If you’re faulting me for not analogizing to Wat Tyler, Simon de Montfort, The Gracchi, or John Knox, keep in mind that this is a blog, not a college course. Too many people (including me, although I have heard of The Gracchi) would have to Google those names for them to be used in an analogy effectively. Now you can laugh at my ignorance, but you’ll be laughing at a few other people too, I suspect.

    Patterico (115b1f)

  319. The other difference is this: If people of a differing view wanted to engage with Patterico and have a vigorous debate and dialogue about an issue, and do it politely, respectfully and consistently, he is more than happy to have the discussion.

    Quite so, Dana, and it’s a big part of the point I tried to make in the post. Yes, rudeness does seem to hand in hand with certain positions. But if someone can overcome the stereotype and argue those positions politely, intelligently, and respectfully, I would love to have discussions with such a person. I have made it a particular mission on this blog to try to shield such people from the mob treatment that usually ensues when people have a position that contravenes that of the majority. That’s because I value the aphraels of the world far more than I do the nasty-toned Trumpers with whom I may share more political views.

    Patterico (115b1f)

  320. In the 60s there were some tendentious comparisons with the kennedys, particularly among the kgb’s dezinforma recepients.

    https://www.ancient.eu/article/95/the-brothers-gracchi-the-tribunates-of-tiberius–g/

    narciso (d1f714)

  321. Here is a slightly different spin on the subject:

    https://www.huffingtonpost.com/andrew-chase/the-ancient-roman-donald_b_9595948.html

    narciso (d1f714)

  322. Patterico,

    Analogy which ignores the existence of the Sturmabteilung, NKVD, and Red Guard when referencing the behavior of the slaves of murderous socialist dictators fails for me. The bloody trail to power followed by the socialist sociopaths was paved with corpses and though the corpses were never shown in the propaganda films depicting rapt and fervent allegiance there is absolutely no reason to believe they were ever far from the minds of the slaves of the socialist states any more than they are far from minds of the slaves performing for Kim Jong-Il in North Korea today.

    Rick Ballard (ada478)

  323. [Kevin] Spacey is a Democrat and a friend of Bill Clinton [citation needed].

    that’s from wikipedia right now but wonder how long before this gets edited

    happyfeet (28a91b)

  324. @Patterico:I make a comparison to Hitler when talking about mass psychology because it removes any argument about whether it is right or wrong to support the person.

    Yes, and I think that is exactly why you get the reaction you do. By illustrating a problem with Trump’s support by using Hitler, you’re pretty much guaranteeing that reaction, whether or not you intend to.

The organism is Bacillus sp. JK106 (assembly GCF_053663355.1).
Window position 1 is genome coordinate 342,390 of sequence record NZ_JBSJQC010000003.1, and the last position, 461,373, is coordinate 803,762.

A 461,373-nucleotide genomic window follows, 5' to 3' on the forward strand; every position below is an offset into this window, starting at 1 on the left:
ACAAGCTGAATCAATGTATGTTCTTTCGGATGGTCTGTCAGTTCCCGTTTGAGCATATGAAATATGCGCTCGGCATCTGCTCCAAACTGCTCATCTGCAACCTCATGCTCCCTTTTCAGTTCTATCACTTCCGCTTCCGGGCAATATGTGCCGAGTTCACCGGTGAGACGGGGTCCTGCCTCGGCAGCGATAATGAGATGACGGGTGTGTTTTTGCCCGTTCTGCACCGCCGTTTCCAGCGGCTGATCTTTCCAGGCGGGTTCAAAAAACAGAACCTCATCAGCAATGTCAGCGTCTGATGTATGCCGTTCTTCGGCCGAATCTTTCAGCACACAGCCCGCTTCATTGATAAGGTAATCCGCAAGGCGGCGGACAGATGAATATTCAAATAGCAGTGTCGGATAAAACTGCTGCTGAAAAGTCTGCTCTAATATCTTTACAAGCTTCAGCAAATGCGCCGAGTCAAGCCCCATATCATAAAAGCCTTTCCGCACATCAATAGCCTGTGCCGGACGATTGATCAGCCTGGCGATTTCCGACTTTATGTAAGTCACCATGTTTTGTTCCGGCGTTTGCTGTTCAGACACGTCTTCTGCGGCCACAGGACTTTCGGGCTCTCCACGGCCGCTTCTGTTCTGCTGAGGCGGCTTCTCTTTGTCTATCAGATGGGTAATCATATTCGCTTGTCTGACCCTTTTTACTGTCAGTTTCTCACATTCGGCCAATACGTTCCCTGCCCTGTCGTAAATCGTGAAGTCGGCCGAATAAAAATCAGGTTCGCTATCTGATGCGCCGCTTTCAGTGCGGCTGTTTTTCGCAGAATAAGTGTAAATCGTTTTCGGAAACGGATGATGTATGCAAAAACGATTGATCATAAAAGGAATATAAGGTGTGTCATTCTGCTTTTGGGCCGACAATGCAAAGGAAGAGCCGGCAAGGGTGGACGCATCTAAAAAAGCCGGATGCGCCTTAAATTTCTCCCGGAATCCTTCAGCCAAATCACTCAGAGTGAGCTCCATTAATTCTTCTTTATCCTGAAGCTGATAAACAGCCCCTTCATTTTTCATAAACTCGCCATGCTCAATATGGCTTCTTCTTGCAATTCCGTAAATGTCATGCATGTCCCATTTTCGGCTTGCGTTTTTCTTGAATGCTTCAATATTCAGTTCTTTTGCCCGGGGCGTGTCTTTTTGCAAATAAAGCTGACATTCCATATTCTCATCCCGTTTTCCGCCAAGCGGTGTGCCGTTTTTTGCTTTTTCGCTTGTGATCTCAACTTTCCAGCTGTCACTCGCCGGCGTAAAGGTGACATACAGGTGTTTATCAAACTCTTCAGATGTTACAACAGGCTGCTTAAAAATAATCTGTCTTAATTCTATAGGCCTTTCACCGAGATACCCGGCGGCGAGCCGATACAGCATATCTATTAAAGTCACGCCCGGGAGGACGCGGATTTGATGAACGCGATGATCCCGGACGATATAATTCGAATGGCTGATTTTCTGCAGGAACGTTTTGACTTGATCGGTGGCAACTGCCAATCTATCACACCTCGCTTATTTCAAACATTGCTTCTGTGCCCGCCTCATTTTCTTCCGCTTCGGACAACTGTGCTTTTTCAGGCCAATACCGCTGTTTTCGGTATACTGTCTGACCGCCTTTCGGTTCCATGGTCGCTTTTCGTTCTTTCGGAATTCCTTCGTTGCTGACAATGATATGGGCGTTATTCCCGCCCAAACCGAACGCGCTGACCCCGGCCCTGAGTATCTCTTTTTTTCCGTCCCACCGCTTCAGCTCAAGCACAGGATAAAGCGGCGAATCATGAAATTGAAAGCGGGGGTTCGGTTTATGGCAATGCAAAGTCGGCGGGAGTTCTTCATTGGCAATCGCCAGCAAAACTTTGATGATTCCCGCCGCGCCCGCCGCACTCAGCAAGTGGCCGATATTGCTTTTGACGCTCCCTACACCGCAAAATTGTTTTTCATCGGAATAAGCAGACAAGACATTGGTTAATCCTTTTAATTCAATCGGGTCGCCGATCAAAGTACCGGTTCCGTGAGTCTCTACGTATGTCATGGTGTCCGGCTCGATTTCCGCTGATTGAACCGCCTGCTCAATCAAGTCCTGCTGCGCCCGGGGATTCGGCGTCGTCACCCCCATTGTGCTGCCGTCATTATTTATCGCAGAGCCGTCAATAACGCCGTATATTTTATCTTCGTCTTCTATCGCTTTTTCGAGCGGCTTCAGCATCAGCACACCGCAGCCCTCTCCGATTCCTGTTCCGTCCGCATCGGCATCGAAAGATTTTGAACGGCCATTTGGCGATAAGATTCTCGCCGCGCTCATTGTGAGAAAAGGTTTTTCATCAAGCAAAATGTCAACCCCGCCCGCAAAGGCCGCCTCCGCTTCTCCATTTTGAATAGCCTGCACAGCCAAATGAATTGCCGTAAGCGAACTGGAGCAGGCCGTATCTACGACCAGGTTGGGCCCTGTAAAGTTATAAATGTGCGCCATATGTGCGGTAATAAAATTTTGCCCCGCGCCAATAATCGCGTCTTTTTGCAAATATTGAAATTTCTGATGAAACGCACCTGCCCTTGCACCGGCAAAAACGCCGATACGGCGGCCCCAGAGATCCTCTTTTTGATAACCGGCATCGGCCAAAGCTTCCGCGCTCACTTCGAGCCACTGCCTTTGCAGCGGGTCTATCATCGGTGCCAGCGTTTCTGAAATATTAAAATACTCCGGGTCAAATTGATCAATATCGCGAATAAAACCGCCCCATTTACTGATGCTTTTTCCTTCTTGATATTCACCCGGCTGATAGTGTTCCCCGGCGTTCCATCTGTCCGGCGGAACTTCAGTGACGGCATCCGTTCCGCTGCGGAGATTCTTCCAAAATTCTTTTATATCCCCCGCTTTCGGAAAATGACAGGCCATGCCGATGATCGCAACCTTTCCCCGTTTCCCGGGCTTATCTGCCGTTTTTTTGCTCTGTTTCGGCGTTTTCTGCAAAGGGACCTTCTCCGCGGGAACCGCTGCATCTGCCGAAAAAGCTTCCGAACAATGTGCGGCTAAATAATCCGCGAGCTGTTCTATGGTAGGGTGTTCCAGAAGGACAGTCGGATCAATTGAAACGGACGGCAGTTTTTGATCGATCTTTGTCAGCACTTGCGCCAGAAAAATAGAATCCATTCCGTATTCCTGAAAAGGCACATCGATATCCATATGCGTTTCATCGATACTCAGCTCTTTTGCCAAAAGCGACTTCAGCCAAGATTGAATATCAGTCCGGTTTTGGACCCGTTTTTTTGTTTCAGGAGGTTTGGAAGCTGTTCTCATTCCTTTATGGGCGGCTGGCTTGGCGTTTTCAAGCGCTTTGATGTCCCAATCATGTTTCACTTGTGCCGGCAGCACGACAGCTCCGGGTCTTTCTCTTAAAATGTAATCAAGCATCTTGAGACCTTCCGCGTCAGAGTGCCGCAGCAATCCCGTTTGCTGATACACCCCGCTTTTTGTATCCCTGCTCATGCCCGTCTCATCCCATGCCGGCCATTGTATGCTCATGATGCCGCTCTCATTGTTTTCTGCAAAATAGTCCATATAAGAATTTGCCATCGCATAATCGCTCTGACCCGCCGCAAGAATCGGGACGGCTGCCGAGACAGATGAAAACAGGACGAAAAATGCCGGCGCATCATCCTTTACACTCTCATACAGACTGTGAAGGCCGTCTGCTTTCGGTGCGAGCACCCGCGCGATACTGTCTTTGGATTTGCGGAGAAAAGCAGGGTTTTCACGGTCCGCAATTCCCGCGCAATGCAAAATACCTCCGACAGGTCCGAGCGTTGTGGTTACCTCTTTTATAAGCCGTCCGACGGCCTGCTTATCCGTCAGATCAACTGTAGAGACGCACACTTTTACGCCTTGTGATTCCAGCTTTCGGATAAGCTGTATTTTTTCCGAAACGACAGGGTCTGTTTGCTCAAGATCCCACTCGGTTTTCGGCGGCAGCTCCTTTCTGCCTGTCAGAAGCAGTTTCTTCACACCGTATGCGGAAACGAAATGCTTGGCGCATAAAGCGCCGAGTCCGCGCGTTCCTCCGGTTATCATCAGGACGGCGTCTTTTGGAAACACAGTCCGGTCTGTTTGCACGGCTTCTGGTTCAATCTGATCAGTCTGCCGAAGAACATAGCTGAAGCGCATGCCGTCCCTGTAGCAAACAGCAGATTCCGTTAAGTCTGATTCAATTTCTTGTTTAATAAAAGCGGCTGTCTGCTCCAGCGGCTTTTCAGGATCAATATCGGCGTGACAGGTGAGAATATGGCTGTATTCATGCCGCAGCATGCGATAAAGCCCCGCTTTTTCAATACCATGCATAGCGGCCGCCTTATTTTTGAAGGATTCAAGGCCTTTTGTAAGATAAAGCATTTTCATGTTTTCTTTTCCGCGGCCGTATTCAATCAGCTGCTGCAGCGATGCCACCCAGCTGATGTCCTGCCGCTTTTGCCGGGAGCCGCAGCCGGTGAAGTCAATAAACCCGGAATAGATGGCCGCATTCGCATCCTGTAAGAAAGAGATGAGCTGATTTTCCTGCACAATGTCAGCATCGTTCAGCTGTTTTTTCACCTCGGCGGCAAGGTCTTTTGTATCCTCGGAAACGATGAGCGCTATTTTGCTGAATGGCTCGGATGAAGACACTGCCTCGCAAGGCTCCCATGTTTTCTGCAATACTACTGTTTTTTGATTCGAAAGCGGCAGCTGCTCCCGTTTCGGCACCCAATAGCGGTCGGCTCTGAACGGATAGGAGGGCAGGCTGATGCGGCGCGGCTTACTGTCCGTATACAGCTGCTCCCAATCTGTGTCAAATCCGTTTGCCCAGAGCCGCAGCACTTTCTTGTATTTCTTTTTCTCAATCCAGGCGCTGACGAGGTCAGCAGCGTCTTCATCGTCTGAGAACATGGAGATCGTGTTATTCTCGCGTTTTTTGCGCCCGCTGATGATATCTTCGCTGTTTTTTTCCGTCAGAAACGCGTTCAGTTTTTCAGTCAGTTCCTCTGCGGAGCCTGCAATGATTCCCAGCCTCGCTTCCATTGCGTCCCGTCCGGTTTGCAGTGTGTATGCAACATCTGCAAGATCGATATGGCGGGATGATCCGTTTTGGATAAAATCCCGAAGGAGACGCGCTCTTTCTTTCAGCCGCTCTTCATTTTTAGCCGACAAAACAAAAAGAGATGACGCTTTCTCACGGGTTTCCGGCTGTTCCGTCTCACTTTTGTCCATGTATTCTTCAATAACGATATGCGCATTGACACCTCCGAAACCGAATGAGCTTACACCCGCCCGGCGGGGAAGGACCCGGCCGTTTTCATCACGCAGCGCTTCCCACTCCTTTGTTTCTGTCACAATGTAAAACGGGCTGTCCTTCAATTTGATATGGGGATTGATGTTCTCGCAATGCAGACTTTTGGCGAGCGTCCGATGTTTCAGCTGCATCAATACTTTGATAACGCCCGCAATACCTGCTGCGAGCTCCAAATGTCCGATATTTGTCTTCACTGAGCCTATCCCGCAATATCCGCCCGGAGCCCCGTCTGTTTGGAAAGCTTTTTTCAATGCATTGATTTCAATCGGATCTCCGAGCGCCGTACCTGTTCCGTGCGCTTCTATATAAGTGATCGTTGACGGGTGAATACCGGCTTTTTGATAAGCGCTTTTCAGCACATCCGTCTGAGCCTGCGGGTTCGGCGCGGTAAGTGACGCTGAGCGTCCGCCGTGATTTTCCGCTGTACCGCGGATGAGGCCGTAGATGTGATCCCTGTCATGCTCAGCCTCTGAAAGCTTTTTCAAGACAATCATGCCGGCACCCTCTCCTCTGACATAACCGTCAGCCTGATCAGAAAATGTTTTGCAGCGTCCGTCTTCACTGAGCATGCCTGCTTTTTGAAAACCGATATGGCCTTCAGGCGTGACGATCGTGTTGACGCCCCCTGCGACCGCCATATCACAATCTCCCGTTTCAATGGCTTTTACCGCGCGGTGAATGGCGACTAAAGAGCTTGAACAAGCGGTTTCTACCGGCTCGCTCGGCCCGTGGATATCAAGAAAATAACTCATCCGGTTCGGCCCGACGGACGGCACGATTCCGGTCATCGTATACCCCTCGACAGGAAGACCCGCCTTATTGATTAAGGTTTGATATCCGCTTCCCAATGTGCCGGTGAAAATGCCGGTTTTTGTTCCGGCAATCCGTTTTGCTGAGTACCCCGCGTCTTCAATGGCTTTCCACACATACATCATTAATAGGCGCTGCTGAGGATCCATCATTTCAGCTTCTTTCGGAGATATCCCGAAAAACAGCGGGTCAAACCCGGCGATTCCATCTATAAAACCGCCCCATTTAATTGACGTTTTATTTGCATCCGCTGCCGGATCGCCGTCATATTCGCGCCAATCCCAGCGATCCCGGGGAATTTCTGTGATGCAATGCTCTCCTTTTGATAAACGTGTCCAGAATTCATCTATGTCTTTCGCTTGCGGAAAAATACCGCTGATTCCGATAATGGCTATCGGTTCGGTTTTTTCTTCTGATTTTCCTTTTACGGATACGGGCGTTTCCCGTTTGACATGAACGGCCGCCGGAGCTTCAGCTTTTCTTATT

If I chose Obama, someone who liked Obama would be offended by my claim that many of his followers were cultists

    I think the people who liked Obama, in general, need little persuading about how bad Trump is.

    John Knox

    No Presbyterian readers?

    this is a blog, not a college course.

    You left out some names, like Gandhi and FDR, which I’m sure most people don’t need to Google, so I don’t think that is a very fair criticism. Gandhi’s followers participated in mass slaughter and ethnic cleansing, and weren’t the only ones. FDR’s mass movement didn’t kill anyone, but a lot of people’s rights got infringed.

    Frederick (910b21)

  325. Analogy which ignores the existence of the Sturmabteilung, NKVD, and Red Guard when referencing the behavior of the slaves of murderous socialist dictators fails for me. The bloody trail to power followed by the socialist sociopaths was paved with corpses and though the corpses were never shown in the propaganda films depicting rapt and fervent allegiance there is absolutely no reason to believe they were ever far from the minds of the slaves of the socialist states any more than they are far from minds of the slaves performing for Kim Jong-Il in North Korea today.

    You have a good point about the slaves. What about the enthusiastic supporters? Or do you contend there were none?

    I will reinforce my sincere view that it’s a good point you make, though, to be sure.

    Patterico (115b1f)

  326. By illustrating a problem with Trump’s support by using Hitler

    I am illustrating a problem with a portion of Trump’s support. The portion that is nasty, intolerant, and hypocritical.

    Patterico (115b1f)

  327. Interesting the latest of this series is just published:
    https://www.amazon.com/gp/product/1616958219/ref=x_gr_w_bb_sout?ie=UTF8&tag=x_gr_w_bb_sout-20&linkCode=as2&camp=1789&creative=9325&creativeASIN=1616958219&SubscriptionId=1MGPYB6YW3HWK55XCGG2